Campaign Finance Reform: This Time, The Finish Line?

For years, Washington has been locked in a familiar cycle. Campaign spending soars. Inevitably, some finagling pol triggers a scandal. Reformers feel the public will finally demand changes in loophole-ridden campaign-finance rules. Yet the drive fizzles, doomed by apathy and incumbent politicians' fierce desire to protect the status quo.

Will 1999 see a rerun? So far, the script looks familiar. But the stock ending may be in doubt. As Congress returns from recess, reform prospects are improving. Presidential candidates are drawing attention to abuses in "cleaner than Clinton" manifestos. Record fund-raising keeps the spotlight on checkbook politics. And some executives, weary of nonstop shakedowns, are joining the reform drive. "There's a feeling that politicians can be embarrassed" into tightening the rules this year, says New York real estate developer Daniel Rose.

NEW LOOPHOLE? Rose and scores of other business leaders plan to blitz Congress with letters and phone calls when it revisits reform proposals this fall. First up is a House measure, co-sponsored by Representatives Christopher Shays (R-Conn.) and Martin T. Meehan (D-Mass.). The bill, which passed last year on a 252 to 179 vote, would ban "soft money" donations. These unlimited gifts, ostensibly meant to strengthen political parties, in reality are used to back individual candidates. The proposal also sets strict limits on "issue ads" by interest groups--thinly veiled candidate plugs in the guise of voter education.

The bill is expected to pass handily despite procedural hurdles thrown up by GOP leaders. Among the threats: a "poison pill" amendment by Majority Whip Tom DeLay (R-Tex.) that would let parties accept soft-money checks for Internet campaigning, such as Web site banner ads. The result: a potentially huge new loophole.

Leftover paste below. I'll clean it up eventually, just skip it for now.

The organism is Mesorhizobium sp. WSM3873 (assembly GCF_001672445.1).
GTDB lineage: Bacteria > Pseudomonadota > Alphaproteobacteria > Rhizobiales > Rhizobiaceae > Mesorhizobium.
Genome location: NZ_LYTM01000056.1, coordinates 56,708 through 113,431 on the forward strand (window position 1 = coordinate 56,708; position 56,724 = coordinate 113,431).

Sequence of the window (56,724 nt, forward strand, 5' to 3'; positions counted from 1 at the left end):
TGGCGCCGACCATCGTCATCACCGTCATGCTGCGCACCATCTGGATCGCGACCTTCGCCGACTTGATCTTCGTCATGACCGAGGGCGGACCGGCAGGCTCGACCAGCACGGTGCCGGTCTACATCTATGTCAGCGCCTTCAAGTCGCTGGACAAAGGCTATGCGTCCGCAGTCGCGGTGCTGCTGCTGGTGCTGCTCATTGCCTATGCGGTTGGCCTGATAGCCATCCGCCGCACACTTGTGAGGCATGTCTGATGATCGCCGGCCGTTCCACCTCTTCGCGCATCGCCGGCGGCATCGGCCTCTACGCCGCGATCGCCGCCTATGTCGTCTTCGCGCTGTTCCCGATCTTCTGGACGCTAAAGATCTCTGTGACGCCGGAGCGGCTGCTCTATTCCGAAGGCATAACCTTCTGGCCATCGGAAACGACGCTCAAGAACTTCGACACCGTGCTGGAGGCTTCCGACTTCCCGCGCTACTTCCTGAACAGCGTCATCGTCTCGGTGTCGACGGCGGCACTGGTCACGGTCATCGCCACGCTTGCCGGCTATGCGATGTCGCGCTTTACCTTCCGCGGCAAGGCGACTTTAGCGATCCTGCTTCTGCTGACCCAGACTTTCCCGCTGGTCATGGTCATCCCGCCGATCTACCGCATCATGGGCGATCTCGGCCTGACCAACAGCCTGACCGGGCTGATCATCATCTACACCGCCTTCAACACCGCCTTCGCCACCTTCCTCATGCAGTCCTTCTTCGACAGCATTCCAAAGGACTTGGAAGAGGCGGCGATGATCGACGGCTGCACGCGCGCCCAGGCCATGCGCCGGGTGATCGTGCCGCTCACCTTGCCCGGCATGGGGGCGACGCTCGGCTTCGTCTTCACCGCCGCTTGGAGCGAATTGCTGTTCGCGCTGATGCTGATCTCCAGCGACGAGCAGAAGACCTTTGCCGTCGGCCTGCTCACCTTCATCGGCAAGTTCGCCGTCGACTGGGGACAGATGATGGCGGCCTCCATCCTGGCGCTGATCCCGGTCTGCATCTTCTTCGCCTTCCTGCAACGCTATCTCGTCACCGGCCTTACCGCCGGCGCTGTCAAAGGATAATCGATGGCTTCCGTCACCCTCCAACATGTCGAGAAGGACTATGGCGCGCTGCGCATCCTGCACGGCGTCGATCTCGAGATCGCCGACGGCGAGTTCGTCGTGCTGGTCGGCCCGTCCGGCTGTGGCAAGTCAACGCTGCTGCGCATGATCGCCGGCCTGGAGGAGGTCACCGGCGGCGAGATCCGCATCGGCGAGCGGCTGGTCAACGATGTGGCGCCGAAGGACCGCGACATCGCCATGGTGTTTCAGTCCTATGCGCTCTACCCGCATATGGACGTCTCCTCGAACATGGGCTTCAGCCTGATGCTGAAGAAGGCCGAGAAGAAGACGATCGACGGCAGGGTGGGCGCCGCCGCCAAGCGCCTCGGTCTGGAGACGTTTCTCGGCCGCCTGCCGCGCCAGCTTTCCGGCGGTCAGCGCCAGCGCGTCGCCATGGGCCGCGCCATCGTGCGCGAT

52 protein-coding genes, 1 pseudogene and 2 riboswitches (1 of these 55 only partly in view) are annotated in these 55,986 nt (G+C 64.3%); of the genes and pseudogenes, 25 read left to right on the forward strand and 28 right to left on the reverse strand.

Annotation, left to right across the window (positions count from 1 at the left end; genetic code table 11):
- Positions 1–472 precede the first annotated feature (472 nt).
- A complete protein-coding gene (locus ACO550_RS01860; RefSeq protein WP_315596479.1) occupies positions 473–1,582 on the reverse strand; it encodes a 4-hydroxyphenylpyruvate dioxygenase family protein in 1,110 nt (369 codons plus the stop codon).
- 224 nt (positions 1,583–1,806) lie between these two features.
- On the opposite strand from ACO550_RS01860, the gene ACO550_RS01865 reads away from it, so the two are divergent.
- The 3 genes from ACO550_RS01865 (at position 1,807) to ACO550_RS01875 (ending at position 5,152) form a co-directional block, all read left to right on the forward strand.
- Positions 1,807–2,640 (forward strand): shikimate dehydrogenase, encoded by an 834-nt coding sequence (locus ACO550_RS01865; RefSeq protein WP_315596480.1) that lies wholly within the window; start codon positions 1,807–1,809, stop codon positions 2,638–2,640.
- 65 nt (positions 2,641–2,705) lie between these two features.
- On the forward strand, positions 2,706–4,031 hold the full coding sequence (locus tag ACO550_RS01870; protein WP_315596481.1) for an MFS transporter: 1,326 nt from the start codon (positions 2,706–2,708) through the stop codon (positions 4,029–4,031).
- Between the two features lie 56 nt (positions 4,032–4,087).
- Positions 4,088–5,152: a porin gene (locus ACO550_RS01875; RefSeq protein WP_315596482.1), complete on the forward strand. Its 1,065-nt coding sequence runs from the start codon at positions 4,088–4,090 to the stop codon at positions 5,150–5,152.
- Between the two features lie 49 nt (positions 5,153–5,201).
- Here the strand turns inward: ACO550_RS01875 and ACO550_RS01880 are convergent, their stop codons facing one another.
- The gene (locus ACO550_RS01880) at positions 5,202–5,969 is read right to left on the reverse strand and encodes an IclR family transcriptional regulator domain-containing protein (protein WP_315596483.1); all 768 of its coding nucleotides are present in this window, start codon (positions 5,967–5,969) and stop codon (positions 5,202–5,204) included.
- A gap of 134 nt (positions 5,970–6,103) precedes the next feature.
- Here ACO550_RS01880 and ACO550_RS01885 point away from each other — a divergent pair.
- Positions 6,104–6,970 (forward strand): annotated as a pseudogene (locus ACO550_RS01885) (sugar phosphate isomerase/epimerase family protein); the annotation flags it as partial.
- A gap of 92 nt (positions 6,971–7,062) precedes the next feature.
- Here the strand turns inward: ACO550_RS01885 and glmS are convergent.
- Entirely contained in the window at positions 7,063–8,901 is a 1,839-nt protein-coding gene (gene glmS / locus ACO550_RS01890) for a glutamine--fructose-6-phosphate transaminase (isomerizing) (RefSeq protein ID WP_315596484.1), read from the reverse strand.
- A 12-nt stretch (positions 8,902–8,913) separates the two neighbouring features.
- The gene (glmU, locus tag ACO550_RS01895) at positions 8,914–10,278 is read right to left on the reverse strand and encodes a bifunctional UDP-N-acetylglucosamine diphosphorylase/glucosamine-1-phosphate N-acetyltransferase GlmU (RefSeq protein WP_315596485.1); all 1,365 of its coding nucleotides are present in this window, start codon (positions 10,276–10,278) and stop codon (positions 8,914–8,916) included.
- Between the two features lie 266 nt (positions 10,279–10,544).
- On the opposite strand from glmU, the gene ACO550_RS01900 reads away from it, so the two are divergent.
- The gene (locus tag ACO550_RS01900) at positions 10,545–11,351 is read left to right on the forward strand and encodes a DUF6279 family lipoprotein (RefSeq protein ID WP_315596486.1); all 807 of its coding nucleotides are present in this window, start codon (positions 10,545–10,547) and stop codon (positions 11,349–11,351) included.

The real action will be in the Senate. Last year, a filibuster killed a companion bill by John McCain (R-Ariz.) and Russell D. Feingold (D-Wis.). This year, timing may help. "Having the Senate vote on the heels of the House will increase the pressure," says Donald J. Simon, executive vice-president at reform group Common Cause.

Getting the 60 votes needed to snuff out soft money will be tough. But GOP leaders are feeling the heat. Some 100 execs--among them, Sara Lee Corp. CEO John H. Bryan and Frank C. Carlucci, chairman of Carlyle Group investment bank--backed a call by the progressive Committee for Economic Development for a soft-money ban. Senator Mitch McConnell (R-Ky.), who heads the Senate GOP campaign committee, lashed out with angry letters to CED trustees, urging them to resign.

The tactic may backfire. Since McConnell's late-July blast, the CED picked up 30 more executive endorsements, reports its president, Charles E.M. Kolb. "The business community," says Feingold, "may put us over the top."

Even so, Senate prospects are iffy. To woo more Republicans, McCain and Feingold may opt for a simple soft-money ban coupled with a higher ceiling on individual gifts to candidates--so-called hard money--now set at $1,000. They also may give up on curbing issue ads. But that's a nonstarter for Democrats, who trail the GOP in hard money and fear Republican-aligned groups will flood the airwaves with issue ads.

Reformers plan to deploy phone banks, mailings, and door-to-door lobbying. They'll get help from such ardent pro-reform execs as venture capitalist Jerome Kohlberg Jr., who vows to buttonhole lawmakers. If the odd alliance of Naderites and Country Clubbers jells, Congress may be unable to resist the clamor for change. It won't be the sweeping overhaul reformers once envisioned. But it will be something.

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